• SLAP Lesion
    The SLAP (Superior Labrum, Anterior Posterior) lesion is also a type of labral tear. The most common cause is a fall onto an outstretched hand.
  • Arthritis
    Shoulder arthritis is less common than knee and hip arthritis, but when severe may require a joint replacement surgery.
  • Biceps Tendon Rupture
    A proximal biceps tendon rupture occurs when the tendon of the biceps muscle ruptures near the joint

Treatments for shoulder pain

The treatment of shoulder pain depends entirely on the cause of the problem. Therefore, it is of utmost importance that you understand the cause of your symptoms before embarking on a treatment program. If you are unsure of your diagnosis, or the severity of your condition, you should seek medical advice before beginning any treatment. Some typical treatments of shoulder pain include:

  • Rest: The first treatment for many common conditions that cause shoulder pain is to rest the joint, and allow the acute inflammation to subside. It is important, however, to use caution when resting the joint, because prolonged immobilization can cause a frozen shoulder.

  • Ice Application: Ice packs are among the most commonly used treatments for shoulder pain.

  • Stretching: Stretching the muscles and tendons that surround the joint can help with some causes of shoulder pain.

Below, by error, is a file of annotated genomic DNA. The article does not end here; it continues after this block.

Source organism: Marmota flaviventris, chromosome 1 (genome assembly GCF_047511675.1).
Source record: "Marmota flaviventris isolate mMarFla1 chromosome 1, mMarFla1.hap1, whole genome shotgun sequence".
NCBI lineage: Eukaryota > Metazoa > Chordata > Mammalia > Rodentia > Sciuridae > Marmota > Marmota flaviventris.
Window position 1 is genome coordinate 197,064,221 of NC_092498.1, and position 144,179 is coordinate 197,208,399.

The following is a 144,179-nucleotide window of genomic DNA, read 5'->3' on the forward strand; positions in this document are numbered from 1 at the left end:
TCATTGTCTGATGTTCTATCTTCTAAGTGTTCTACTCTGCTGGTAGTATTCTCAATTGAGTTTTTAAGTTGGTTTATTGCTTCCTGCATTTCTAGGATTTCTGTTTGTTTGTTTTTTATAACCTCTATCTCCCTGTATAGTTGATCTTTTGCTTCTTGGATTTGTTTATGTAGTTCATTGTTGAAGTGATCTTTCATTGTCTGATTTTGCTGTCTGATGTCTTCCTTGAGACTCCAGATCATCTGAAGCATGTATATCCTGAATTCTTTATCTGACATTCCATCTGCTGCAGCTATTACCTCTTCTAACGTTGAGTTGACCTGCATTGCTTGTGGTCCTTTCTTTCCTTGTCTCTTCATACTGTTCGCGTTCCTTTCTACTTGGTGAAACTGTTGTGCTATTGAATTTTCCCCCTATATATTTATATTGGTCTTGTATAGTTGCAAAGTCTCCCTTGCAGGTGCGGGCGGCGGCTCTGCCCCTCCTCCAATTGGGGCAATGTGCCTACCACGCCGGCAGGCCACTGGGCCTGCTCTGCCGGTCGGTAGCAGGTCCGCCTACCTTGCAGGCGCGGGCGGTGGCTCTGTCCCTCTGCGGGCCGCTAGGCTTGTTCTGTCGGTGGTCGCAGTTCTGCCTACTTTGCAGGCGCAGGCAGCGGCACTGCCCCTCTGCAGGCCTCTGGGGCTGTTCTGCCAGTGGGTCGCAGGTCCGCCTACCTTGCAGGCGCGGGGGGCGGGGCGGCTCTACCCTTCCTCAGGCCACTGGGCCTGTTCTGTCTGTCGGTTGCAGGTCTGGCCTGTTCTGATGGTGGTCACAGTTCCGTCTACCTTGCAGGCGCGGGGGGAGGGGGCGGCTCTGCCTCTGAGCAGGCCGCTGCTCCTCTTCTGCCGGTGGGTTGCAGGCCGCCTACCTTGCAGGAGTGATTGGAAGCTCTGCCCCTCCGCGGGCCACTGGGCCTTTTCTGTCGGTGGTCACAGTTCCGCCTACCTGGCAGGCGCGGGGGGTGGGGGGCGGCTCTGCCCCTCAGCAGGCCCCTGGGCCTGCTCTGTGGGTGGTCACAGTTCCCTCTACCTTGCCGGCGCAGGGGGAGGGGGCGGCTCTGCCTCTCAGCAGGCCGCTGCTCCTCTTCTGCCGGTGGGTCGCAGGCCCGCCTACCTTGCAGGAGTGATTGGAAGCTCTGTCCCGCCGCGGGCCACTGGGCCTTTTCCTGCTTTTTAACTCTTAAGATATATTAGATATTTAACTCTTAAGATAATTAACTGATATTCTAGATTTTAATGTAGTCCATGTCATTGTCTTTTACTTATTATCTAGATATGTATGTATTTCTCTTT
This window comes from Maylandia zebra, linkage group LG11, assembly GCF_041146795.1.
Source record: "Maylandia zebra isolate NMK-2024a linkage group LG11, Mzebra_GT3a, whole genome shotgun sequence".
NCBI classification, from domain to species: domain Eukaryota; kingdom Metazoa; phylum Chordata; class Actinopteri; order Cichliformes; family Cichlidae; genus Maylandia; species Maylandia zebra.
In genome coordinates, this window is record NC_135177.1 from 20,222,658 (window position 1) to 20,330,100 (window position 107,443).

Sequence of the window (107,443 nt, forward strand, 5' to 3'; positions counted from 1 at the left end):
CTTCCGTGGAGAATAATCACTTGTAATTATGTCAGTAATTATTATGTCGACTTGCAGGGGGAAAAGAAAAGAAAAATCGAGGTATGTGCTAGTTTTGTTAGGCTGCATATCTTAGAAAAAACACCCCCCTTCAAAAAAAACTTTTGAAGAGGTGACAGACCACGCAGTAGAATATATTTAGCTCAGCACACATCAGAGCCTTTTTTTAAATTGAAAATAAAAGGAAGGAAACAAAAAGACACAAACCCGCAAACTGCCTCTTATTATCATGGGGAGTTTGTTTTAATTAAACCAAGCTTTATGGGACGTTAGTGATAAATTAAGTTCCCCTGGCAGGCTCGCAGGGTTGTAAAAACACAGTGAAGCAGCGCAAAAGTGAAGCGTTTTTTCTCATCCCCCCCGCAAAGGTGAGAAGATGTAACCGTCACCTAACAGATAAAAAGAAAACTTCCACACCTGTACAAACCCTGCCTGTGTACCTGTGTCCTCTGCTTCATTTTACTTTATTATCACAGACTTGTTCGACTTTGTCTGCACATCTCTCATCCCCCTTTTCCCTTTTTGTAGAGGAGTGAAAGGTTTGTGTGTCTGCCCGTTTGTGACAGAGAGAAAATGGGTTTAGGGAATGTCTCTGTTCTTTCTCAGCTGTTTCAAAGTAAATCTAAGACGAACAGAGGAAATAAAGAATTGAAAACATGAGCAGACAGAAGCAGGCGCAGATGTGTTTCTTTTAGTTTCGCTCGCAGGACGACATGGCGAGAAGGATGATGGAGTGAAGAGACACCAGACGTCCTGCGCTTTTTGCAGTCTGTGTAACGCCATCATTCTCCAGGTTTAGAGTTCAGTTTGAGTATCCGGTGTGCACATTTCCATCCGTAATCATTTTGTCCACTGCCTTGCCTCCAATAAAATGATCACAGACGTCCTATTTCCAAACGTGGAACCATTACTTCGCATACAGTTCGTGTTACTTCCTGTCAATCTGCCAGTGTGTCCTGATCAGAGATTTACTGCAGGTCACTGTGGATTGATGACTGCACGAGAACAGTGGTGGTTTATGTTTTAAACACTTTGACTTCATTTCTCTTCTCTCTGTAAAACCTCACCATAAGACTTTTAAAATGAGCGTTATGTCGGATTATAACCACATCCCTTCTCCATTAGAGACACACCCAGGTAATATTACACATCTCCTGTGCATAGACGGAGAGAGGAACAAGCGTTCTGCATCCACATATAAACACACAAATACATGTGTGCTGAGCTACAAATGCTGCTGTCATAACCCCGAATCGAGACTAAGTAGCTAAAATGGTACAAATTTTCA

• Physical Therapy: Physical therapy is an important aspect of treatment of almost all orthopedic conditions. Physical therapists use different modalities to increase strength, regain mobility, and help return patients to their pre-injury level of activity.

  • Anti-Inflammatory Medication: Nonsteroidal anti-inflammatory pain medications, commonly referred to as NSAIDs, are some of the most commonly prescribed medications, especially for patients with shoulder pain caused by problems such as arthritis, bursitis, and tendonitis.

  • Cortisone injections: Cortisone is a powerful medication that treats inflammation, and inflammation is a common problem in patients with shoulder pain. Discuss with your doctor the possible benefits of a cortisone injection for your shoulder pain condition.

  • Surgery:  Shoulder surgery is the final treatment, yet sometimes necessary when non-surgical treatments are not enough.